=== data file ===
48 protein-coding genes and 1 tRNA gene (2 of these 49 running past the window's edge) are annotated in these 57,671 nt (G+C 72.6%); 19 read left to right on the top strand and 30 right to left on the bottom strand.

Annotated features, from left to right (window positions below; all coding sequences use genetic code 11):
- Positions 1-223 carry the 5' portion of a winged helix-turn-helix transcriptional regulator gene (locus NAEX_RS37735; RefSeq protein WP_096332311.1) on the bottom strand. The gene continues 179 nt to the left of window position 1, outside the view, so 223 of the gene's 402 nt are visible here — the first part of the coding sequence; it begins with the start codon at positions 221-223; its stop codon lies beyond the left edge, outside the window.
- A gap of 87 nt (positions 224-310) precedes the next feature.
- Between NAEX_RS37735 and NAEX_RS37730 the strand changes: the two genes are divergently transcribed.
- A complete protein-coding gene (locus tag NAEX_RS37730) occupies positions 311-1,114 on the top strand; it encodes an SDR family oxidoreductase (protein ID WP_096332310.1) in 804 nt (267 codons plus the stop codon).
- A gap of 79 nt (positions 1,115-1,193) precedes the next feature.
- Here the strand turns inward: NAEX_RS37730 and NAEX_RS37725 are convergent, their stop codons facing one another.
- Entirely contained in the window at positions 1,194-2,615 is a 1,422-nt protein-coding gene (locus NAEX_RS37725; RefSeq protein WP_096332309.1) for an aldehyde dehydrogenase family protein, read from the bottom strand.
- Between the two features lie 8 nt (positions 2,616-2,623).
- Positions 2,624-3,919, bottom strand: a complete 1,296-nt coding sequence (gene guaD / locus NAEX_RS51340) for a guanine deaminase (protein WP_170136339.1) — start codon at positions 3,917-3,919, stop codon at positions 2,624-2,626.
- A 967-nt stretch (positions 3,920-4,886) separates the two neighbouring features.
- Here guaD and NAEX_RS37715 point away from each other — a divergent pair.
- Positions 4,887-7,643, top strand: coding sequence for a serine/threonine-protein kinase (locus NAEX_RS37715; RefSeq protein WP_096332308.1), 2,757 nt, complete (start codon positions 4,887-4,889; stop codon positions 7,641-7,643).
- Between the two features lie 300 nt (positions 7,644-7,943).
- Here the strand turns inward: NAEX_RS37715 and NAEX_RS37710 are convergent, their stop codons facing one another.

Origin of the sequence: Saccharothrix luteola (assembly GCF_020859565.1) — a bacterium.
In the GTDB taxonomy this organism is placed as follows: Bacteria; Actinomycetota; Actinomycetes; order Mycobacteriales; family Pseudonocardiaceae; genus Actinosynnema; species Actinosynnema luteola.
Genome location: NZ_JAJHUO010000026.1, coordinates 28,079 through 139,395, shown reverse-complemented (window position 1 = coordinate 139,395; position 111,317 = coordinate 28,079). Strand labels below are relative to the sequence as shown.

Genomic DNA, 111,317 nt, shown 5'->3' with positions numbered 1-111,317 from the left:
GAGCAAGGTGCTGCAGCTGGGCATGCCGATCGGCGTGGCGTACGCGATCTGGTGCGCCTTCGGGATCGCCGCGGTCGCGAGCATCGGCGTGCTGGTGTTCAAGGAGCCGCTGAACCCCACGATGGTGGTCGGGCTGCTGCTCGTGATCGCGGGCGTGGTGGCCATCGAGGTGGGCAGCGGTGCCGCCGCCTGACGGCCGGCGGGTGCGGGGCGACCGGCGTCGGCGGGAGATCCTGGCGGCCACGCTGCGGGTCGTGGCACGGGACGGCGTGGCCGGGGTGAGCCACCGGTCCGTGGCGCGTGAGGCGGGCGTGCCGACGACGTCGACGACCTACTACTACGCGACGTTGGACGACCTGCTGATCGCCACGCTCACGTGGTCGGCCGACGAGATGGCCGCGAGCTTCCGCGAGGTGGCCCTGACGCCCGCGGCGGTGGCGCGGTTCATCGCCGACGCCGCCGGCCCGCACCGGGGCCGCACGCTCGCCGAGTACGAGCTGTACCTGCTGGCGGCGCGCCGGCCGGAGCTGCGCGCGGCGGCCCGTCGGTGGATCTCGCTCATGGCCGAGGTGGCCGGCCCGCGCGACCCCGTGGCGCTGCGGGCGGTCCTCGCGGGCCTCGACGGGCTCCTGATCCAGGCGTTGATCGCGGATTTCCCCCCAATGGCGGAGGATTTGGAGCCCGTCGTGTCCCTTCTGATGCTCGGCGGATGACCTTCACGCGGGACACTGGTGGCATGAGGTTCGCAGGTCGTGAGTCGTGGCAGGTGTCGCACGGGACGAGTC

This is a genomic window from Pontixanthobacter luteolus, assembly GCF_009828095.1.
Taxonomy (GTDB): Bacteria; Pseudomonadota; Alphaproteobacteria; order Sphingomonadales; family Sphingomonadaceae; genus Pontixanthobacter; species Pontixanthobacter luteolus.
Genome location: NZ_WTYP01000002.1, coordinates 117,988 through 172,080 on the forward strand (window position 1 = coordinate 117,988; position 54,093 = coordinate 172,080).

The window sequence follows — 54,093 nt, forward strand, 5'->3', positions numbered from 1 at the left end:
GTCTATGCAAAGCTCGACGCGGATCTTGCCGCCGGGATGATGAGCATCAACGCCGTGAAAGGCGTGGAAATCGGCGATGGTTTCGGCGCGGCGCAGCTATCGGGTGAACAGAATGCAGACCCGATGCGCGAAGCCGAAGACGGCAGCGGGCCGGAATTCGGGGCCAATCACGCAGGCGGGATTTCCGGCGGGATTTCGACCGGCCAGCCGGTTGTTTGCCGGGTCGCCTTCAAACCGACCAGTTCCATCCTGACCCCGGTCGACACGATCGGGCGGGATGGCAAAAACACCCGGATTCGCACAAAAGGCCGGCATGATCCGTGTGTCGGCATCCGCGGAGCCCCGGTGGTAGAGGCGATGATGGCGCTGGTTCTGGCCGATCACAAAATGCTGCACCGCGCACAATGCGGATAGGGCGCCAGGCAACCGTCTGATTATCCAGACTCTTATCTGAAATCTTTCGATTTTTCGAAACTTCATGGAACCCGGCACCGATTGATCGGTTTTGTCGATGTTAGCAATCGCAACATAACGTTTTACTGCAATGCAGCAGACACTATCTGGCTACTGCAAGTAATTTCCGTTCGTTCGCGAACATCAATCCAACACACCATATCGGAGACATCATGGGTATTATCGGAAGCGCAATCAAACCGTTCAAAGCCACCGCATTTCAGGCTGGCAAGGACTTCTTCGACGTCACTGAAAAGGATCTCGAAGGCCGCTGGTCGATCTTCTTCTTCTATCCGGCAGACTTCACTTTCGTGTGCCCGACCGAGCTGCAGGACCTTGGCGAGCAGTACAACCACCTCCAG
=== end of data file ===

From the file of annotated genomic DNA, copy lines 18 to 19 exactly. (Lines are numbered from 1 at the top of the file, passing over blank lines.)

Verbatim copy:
In the GTDB taxonomy this organism is placed as follows: Bacteria; Actinomycetota; Actinomycetes; order Mycobacteriales; family Pseudonocardiaceae; genus Actinosynnema; species Actinosynnema luteola.
Genome location: NZ_JAJHUO010000026.1, coordinates 28,079 through 139,395, shown reverse-complemented (window position 1 = coordinate 139,395; position 111,317 = coordinate 28,079). Strand labels below are relative to the sequence as shown.